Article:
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Member of state's redistricting commission thanks public for input as maps are finalized

Map of Michigan, there is an overlay of districts in different colors with numbers identifying each. There are also green, red and yellow dots clustered across the map denoting public comments.
Michigan Independent Citizens Redistricting Commission
The "Apple V2" map is one of the congressional district configurations commissioners are considering before a final vote at the end of the year.

The Michigan Independent Citizens Redistricting Commission is finalizing a series of political maps this week that define new boundaries for the state’s House, Senate and congressional districts.

Then, the commission will move into a final 45-day public comment period before members take one last vote at the end of the year to finish the redistricting process.

WKAR's Sophia Saliby spoke with M.C. Rothhorn, a Lansing Democrat on the commission about how they incorporated public comment and how members are planning to handle any lawsuits.

Interview Highlights

On dealing with the stress of the redistricting process

So, what I know is, right, we got better maps, and it's because it's been open, and it's been a public process. So, I suppose taking some comfort in that we know that this is something that has been a, yeah, the great experiment, right? This wonderful, political, excuse me, this wonderful public process.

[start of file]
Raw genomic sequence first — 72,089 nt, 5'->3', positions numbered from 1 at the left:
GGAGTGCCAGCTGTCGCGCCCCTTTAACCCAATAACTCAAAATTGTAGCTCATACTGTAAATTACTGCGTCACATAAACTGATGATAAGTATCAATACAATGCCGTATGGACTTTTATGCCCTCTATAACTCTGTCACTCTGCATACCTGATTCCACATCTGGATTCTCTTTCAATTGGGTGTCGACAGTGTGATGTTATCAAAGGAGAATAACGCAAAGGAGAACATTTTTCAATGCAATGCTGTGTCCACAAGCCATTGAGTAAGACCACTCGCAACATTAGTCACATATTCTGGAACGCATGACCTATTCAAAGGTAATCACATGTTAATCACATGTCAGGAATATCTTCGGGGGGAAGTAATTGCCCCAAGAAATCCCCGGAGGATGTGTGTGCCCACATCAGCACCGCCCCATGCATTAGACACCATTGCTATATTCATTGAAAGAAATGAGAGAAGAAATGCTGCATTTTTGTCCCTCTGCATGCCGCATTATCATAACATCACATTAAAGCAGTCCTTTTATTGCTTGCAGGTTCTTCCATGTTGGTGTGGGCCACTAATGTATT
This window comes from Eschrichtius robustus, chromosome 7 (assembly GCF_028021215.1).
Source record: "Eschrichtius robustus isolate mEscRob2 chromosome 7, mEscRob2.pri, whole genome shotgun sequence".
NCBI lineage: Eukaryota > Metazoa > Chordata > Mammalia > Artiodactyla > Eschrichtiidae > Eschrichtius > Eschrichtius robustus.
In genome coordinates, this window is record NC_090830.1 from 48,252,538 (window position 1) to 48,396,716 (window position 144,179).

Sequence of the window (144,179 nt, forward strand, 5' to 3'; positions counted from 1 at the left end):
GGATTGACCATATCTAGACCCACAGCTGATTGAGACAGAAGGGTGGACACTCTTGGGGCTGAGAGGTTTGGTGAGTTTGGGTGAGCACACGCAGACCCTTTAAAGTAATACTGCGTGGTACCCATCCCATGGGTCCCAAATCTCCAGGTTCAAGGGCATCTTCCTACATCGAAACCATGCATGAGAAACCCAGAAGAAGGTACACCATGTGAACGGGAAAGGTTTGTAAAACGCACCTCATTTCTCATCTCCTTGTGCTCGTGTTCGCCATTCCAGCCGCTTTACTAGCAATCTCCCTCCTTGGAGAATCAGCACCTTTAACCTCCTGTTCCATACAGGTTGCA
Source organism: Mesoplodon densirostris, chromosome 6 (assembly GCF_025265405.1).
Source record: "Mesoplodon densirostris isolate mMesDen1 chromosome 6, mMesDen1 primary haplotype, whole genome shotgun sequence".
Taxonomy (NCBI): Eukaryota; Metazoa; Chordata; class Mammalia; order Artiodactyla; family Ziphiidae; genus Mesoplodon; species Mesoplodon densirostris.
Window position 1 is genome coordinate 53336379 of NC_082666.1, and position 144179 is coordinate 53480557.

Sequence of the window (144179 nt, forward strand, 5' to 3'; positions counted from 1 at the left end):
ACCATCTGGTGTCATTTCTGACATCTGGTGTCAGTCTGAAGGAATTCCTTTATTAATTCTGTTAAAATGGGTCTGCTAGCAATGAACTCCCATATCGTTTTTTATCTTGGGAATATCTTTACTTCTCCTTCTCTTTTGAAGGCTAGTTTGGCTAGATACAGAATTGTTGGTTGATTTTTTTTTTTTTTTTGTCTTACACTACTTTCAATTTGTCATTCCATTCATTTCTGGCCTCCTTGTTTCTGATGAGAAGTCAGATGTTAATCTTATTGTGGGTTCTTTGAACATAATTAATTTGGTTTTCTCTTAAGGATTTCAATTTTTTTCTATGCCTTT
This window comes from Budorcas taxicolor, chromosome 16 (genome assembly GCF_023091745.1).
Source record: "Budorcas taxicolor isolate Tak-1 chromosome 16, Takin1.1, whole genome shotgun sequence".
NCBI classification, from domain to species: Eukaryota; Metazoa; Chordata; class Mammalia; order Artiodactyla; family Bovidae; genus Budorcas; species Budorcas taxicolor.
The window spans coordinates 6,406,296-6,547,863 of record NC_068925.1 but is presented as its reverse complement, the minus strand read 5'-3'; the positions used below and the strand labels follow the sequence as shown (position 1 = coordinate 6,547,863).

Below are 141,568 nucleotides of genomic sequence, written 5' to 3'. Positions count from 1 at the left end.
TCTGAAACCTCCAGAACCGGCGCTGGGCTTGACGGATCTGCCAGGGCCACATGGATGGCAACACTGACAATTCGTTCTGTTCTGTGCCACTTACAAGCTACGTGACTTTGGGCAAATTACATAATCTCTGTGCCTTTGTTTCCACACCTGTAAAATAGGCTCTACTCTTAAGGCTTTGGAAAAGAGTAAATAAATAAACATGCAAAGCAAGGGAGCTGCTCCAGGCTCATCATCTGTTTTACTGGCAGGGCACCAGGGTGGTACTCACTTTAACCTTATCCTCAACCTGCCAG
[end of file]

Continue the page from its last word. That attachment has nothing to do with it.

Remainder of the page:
On what the commission is doing to prepare for any lawsuits

We have, you know, other lawyers, voting rights attorneys, right, who have helped us so we have a lot of attorneys that have sort of advised us up to this point. So, we're prepared, I suppose, and we'll, on November 18, we're going to meet again. We'll be meeting in Ann Arbor, and I suppose that's when, we, as a commission will ultimately learn and answer some of the questions that you're asking me right now because I honestly, I think we're prepared, but I honestly don't know how it's going to all unfold.

On what he would say to Michiganders about redistricting